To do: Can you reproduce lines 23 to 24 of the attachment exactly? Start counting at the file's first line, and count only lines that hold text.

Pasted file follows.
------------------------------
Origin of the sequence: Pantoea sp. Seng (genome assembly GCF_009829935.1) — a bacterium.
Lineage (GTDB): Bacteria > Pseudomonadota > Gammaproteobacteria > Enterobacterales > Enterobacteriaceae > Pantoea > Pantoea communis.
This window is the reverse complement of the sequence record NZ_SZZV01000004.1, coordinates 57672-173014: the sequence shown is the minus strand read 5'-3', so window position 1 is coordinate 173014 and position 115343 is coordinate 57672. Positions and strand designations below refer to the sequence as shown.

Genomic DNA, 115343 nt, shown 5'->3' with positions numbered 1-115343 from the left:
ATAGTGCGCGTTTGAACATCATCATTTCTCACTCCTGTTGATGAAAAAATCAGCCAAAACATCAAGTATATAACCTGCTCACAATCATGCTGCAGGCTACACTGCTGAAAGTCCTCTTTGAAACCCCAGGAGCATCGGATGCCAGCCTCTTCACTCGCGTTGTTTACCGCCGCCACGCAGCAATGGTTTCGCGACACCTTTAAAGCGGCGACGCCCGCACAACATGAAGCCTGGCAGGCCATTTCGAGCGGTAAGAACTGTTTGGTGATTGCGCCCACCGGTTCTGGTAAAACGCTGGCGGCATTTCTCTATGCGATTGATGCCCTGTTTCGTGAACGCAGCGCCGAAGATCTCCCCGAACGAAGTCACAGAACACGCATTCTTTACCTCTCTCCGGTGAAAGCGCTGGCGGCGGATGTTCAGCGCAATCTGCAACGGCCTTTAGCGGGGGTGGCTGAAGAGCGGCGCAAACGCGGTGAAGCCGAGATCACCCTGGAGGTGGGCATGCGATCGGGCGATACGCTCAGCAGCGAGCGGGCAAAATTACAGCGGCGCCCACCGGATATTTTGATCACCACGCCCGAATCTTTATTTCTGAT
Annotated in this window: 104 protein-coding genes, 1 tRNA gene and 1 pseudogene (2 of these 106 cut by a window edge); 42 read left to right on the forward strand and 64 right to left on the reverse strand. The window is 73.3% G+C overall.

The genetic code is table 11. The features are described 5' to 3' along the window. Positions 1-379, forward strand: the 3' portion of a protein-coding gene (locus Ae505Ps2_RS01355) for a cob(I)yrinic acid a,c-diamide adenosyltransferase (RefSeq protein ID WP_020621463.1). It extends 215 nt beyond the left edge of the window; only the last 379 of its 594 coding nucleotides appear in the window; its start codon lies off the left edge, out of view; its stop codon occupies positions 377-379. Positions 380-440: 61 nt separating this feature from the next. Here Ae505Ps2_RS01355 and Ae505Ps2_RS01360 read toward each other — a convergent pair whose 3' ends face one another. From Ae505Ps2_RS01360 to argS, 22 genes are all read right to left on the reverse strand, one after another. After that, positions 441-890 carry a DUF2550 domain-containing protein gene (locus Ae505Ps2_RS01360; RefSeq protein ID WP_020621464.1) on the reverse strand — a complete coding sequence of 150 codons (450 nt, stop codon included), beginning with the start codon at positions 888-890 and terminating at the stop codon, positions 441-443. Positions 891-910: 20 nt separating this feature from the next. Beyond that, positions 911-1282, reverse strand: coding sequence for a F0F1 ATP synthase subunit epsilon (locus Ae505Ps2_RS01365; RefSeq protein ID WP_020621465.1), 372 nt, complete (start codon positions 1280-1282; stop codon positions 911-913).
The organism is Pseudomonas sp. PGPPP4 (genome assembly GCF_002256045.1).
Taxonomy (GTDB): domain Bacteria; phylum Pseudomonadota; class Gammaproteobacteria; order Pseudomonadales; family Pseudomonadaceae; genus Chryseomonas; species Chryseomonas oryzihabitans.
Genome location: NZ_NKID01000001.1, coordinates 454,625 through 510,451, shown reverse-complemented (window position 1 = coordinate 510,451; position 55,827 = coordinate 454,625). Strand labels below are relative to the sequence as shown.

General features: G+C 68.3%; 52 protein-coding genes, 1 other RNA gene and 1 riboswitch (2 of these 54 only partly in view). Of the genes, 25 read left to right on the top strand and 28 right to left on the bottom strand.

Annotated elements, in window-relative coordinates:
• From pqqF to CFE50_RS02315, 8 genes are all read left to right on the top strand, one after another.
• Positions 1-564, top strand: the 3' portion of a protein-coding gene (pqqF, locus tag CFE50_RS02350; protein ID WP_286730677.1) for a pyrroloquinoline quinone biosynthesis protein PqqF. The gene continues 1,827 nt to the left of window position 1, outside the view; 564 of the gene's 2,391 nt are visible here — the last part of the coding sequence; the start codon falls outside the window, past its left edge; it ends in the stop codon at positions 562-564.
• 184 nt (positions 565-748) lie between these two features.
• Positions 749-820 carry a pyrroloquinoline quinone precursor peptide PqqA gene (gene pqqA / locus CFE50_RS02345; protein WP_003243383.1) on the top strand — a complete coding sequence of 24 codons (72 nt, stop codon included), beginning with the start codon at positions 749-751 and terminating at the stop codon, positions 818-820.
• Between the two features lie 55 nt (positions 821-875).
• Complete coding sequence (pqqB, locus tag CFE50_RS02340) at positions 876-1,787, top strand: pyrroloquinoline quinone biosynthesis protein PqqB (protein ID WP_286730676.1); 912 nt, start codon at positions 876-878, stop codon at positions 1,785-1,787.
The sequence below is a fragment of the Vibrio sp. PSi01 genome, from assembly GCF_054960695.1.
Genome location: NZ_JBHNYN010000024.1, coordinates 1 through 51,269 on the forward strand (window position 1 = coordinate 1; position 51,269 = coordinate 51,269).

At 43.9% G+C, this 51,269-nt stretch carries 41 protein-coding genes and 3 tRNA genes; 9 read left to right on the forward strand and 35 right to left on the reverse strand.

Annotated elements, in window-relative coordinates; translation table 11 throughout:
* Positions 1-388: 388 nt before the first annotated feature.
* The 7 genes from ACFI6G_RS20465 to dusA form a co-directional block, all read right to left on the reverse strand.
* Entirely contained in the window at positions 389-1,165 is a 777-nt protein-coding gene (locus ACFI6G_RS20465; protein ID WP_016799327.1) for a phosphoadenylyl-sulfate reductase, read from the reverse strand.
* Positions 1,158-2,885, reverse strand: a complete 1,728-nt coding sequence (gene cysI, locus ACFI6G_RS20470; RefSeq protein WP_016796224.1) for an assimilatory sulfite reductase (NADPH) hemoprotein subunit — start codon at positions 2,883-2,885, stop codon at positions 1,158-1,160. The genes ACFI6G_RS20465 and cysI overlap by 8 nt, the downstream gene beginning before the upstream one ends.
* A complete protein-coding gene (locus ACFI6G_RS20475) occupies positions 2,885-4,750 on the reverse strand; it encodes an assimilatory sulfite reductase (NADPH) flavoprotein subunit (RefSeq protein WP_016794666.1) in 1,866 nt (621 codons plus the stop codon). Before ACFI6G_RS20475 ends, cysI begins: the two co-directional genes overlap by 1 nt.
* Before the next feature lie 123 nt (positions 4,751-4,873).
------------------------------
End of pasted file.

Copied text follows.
* Positions 1-388: 388 nt before the first annotated feature.
* The 7 genes from ACFI6G_RS20465 to dusA form a co-directional block, all read right to left on the reverse strand.